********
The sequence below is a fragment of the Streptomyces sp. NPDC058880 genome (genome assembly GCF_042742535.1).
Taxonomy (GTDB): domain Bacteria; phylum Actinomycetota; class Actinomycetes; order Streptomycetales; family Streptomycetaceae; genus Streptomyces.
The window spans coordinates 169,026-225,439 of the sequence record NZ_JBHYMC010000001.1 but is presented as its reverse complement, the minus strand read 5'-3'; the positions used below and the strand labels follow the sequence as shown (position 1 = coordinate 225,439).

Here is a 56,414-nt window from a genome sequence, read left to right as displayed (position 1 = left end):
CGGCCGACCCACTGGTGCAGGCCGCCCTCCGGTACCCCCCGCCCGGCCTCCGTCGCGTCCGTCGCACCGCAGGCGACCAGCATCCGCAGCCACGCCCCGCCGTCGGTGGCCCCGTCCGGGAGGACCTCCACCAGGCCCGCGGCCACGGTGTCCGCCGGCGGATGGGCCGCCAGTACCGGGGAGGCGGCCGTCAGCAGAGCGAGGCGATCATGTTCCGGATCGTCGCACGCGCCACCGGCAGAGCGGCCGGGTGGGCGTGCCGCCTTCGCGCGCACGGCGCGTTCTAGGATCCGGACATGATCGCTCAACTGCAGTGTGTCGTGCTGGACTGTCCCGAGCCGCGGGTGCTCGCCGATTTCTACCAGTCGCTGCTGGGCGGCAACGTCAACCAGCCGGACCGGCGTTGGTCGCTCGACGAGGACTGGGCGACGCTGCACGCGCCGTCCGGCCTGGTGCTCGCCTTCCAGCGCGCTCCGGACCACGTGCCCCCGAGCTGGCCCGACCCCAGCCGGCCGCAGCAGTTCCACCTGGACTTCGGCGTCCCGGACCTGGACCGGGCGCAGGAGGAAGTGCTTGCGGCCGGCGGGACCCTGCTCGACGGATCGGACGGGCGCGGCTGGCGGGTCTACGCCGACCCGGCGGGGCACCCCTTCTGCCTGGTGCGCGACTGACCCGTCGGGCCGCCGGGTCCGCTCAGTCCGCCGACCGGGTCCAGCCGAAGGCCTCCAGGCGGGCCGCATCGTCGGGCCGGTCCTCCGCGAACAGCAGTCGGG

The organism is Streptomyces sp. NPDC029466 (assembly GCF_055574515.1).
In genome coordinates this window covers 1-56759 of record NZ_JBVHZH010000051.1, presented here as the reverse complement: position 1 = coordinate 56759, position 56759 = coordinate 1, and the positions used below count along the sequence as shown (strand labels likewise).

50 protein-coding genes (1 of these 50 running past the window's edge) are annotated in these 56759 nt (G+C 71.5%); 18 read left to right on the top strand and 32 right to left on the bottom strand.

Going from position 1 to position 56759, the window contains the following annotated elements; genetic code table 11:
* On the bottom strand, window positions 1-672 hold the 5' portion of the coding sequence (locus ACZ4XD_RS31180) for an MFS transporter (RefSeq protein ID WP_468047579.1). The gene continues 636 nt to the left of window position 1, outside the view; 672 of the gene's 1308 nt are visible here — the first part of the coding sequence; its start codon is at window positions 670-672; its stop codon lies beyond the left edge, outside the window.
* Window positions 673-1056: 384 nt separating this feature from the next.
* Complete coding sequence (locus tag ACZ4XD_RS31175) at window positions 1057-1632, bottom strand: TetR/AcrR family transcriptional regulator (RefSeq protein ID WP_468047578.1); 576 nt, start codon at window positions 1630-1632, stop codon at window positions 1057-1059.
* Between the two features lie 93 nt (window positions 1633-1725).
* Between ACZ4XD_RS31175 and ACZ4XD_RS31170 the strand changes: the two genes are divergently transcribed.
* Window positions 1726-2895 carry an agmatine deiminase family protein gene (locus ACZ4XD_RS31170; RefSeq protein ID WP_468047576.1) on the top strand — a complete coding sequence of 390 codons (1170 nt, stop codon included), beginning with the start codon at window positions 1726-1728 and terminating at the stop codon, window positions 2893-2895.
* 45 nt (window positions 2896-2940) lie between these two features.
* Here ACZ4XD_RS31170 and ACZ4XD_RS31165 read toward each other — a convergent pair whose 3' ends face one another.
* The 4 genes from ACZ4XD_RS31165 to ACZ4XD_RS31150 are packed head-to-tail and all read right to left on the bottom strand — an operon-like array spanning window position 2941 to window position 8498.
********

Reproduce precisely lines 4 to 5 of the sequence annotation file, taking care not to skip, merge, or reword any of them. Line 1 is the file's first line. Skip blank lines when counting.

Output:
Here is a 56,414-nt window from a genome sequence, read left to right as displayed (position 1 = left end):
CGGCCGACCCACTGGTGCAGGCCGCCCTCCGGTACCCCCCGCCCGGCCTCCGTCGCGTCCGTCGCACCGCAGGCGACCAGCATCCGCAGCCACGCCCCGCCGTCGGTGGCCCCGTCCGGGAGGACCTCCACCAGGCCCGCGGCCACGGTGTCCGCCGGCGGATGGGCCGCCAGTACCGGGGAGGCGGCCGTCAGCAGAGCGAGGCGATCATGTTCCGGATCGTCGCACGCGCCACCGGCAGAGCGGCCGGGTGGGCGTGCCGCCTTCGCGCGCACGGCGCGTTCTAGGATCCGGACATGATCGCTCAACTGCAGTGTGTCGTGCTGGACTGTCCCGAGCCGCGGGTGCTCGCCGATTTCTACCAGTCGCTGCTGGGCGGCAACGTCAACCAGCCGGACCGGCGTTGGTCGCTCGACGAGGACTGGGCGACGCTGCACGCGCCGTCCGGCCTGGTGCTCGCCTTCCAGCGCGCTCCGGACCACGTGCCCCCGAGCTGGCCCGACCCCAGCCGGCCGCAGCAGTTCCACCTGGACTTCGGCGTCCCGGACCTGGACCGGGCGCAGGAGGAAGTGCTTGCGGCCGGCGGGACCCTGCTCGACGGATCGGACGGGCGCGGCTGGCGGGTCTACGCCGACCCGGCGGGGCACCCCTTCTGCCTGGTGCGCGACTGACCCGTCGGGCCGCCGGGTCCGCTCAGTCCGCCGACCGGGTCCAGCCGAAGGCCTCCAGGCGGGCCGCATCGTCGGGCCGGTCCTCCGCGAACAGCAGTCGGG